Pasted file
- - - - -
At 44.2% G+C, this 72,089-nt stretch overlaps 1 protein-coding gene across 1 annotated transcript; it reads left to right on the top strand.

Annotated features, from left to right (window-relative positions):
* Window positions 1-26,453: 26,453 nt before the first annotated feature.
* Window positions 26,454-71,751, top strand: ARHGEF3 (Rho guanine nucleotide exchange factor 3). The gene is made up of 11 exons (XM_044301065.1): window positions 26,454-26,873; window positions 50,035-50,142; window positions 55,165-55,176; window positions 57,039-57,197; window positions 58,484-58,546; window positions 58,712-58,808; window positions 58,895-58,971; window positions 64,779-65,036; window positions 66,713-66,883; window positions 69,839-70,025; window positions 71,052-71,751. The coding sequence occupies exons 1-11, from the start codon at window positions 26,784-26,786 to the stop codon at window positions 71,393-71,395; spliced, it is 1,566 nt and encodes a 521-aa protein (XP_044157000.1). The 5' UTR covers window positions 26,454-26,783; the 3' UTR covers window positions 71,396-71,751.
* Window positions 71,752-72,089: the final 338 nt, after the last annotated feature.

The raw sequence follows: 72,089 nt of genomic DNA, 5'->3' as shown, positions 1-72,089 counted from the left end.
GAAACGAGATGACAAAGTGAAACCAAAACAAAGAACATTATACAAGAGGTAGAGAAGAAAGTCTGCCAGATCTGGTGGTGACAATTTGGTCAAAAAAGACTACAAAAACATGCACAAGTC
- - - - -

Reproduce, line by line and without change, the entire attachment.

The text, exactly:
At 44.2% G+C, this 72,089-nt stretch overlaps 1 protein-coding gene across 1 annotated transcript; it reads left to right on the top strand.

Annotated features, from left to right (window-relative positions):
* Window positions 1-26,453: 26,453 nt before the first annotated feature.
* Window positions 26,454-71,751, top strand: ARHGEF3 (Rho guanine nucleotide exchange factor 3). The gene is made up of 11 exons (XM_044301065.1): window positions 26,454-26,873; window positions 50,035-50,142; window positions 55,165-55,176; window positions 57,039-57,197; window positions 58,484-58,546; window positions 58,712-58,808; window positions 58,895-58,971; window positions 64,779-65,036; window positions 66,713-66,883; window positions 69,839-70,025; window positions 71,052-71,751. The coding sequence occupies exons 1-11, from the start codon at window positions 26,784-26,786 to the stop codon at window positions 71,393-71,395; spliced, it is 1,566 nt and encodes a 521-aa protein (XP_044157000.1). The 5' UTR covers window positions 26,454-26,783; the 3' UTR covers window positions 71,396-71,751.
* Window positions 71,752-72,089: the final 338 nt, after the last annotated feature.

The raw sequence follows: 72,089 nt of genomic DNA, 5'->3' as shown, positions 1-72,089 counted from the left end.
GAAACGAGATGACAAAGTGAAACCAAAACAAAGAACATTATACAAGAGGTAGAGAAGAAAGTCTGCCAGATCTGGTGGTGACAATTTGGTCAAAAAAGACTACAAAAACATGCACAAGTC